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United States Department of Agriculture

Agricultural Research Service

Research Project: Biological Control of Invasive Terrestrial and Riparian Weeds in the Far Western U.S. Region, with Emphasis on Thistles, Brooms and Cape-Ivy

Location: Exotic and Invasive Weeds Research

Title: Genetic and behavioral differences among purported species of the weevil Trichosirocalus (Coleoptera: Curculionidae) for biological control of thistles (Asteraceae, Cardueae)

Authors
item DE Biase, Alessio -
item Primerano, Simona -
item Belvedere, Silvia -
item Colonnelli, Enzo -
item Smith, Lincoln
item Cristofaro, Massimo -

Submitted to: International Symposium on Biological Control of Weeds
Publication Type: Abstract Only
Publication Acceptance Date: September 11, 2011
Publication Date: N/A

Technical Abstract: Technical Abstract and Interpretive Summary: Provide electronically in Word. Trichosirocalus horridus was introduced to North America, New Zealand and Australia for biological control of Carduus nutans. Since then two more species of Trichosirocalus have been described (Alonso-Zarazaga and Sánchez-Ruiz. 2002. Aust. J. Entomol. 41: 199-208), and the three species are thought to have different host plant associations: T. horridus on Cirsium vulgare and possibly on other Carduineae, T. mortadelo on C. nutans, and T. briesei on Onopordum spp. This raises the question of which species were previously released for biological control of C. nutans. Subsequent studies by Groenteman et al. (2009, XII International Symposium on Biological Control of Weeds, pp. 145-149.) raises uncertainty about which species are in New Zealand and whether T. mortadelo was a valid species. Trichosirocalus briesei was introduced to Australia to control Onopordum spp. and is being evaluated for introduction to North America. We analyzed part of the mtDNA cytochrome oxidase I (COI) gene sequence of adult specimens representing the three species collected in Spain, Italy, USA, New Zealand and Australia. All specimens morphologically identified as T. briesei formed one clade that was clearly distinct from all the other specimens. The COI sequences for specimens of T. horridus and T. mortadelo were intermixed within the same clade, suggesting that they represent one heterogeneous species. Furthermore, the morphological characters attributed to T. mortadelo are of little significance to reliably isolate two different species, so that we combine them under the name of T. horridus. In laboratory choice experiments, specimens from Spain identified as T. briesei preferred Onopordum acanthium to Carduus or Cirsium spp., whereas those from North America, identified as T. horridus preferred Carduus spp. but also attacked Cirsium spp.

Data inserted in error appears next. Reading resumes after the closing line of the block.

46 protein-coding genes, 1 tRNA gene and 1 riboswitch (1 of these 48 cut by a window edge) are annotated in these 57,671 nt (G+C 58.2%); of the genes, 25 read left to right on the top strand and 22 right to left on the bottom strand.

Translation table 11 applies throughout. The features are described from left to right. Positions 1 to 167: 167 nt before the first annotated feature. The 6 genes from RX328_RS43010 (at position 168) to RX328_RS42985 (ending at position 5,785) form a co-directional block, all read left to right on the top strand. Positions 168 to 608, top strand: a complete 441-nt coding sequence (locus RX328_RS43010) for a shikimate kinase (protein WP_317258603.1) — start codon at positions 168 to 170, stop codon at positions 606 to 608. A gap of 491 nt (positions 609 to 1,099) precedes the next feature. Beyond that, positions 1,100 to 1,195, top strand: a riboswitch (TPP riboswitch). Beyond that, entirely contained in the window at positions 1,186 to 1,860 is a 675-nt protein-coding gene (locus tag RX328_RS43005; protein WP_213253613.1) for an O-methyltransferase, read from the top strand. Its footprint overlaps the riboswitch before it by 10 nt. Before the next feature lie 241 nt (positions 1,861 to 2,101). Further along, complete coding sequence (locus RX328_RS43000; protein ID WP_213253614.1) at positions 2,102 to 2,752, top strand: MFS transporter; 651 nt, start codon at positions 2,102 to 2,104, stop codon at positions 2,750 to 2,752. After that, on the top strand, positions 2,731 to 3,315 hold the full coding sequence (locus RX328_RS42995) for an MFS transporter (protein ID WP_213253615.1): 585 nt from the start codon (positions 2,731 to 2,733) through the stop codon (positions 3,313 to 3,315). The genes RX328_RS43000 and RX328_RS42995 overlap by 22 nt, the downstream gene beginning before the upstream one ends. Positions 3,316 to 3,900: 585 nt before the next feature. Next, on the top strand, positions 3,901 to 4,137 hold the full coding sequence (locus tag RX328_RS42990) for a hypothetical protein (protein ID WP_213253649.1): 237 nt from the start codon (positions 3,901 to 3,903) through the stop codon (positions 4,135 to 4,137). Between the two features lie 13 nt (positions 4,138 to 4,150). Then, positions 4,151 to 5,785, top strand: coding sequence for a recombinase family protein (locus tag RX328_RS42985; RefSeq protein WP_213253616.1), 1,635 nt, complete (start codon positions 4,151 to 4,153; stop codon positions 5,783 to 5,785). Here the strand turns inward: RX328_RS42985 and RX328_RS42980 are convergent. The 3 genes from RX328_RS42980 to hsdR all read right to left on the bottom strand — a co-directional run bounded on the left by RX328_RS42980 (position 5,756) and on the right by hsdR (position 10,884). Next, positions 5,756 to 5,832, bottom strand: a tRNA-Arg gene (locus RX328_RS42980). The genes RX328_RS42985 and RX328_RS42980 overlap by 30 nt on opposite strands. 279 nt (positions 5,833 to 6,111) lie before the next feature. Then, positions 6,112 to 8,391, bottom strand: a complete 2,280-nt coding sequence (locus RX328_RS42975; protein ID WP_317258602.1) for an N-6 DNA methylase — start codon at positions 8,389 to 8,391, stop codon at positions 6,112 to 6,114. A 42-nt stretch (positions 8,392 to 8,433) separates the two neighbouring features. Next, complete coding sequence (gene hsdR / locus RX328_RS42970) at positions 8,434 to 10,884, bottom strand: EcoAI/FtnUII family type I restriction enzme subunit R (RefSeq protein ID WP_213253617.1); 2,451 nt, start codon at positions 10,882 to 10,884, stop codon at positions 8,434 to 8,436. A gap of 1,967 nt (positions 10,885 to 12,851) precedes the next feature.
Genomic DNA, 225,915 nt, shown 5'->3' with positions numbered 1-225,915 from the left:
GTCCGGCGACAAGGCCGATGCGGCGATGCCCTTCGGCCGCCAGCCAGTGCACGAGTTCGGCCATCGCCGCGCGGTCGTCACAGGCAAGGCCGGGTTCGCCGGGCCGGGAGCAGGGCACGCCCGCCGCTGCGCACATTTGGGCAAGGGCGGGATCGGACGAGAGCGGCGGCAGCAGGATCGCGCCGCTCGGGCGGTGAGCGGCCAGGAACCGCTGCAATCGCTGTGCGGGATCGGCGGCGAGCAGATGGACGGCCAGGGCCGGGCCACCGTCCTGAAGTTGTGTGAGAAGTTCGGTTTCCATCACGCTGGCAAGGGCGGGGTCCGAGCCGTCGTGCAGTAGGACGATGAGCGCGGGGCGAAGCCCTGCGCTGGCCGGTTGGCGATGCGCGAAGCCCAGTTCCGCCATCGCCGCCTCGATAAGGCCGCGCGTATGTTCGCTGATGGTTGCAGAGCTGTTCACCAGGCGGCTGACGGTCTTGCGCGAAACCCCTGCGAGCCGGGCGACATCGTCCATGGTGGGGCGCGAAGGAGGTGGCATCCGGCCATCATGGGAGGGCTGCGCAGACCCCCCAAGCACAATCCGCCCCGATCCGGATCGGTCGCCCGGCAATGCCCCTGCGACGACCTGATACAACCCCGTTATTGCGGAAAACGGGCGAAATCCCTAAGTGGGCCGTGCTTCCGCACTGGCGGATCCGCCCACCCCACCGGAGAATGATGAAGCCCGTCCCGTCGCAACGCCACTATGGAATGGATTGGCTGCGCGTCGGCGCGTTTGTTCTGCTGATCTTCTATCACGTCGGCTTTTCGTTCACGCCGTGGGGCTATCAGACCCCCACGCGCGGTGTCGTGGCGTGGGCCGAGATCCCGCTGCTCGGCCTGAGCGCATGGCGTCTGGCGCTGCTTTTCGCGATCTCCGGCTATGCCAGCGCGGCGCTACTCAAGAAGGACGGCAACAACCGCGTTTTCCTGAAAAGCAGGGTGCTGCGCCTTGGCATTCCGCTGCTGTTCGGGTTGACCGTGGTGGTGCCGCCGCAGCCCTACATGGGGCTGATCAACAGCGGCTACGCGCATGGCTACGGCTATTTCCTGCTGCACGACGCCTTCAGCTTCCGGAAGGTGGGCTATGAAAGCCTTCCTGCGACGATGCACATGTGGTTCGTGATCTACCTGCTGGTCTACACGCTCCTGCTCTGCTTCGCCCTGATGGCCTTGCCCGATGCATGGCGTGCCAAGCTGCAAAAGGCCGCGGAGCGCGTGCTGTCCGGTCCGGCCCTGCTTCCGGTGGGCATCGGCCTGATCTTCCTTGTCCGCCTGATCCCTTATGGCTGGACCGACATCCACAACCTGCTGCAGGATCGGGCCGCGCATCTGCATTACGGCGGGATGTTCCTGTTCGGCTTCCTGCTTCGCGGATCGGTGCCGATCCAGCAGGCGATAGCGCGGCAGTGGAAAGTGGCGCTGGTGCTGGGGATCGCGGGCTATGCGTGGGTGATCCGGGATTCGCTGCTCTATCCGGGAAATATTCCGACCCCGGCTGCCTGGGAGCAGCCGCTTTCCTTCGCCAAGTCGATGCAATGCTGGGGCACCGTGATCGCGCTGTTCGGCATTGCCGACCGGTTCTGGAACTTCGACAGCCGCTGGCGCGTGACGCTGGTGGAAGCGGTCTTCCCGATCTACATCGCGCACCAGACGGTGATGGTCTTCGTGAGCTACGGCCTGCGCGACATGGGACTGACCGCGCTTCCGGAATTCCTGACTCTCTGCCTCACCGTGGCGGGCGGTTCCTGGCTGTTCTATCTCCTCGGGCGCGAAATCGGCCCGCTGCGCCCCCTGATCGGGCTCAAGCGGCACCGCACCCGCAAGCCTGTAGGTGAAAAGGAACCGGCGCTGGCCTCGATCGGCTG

Last Modified: 10/31/2014
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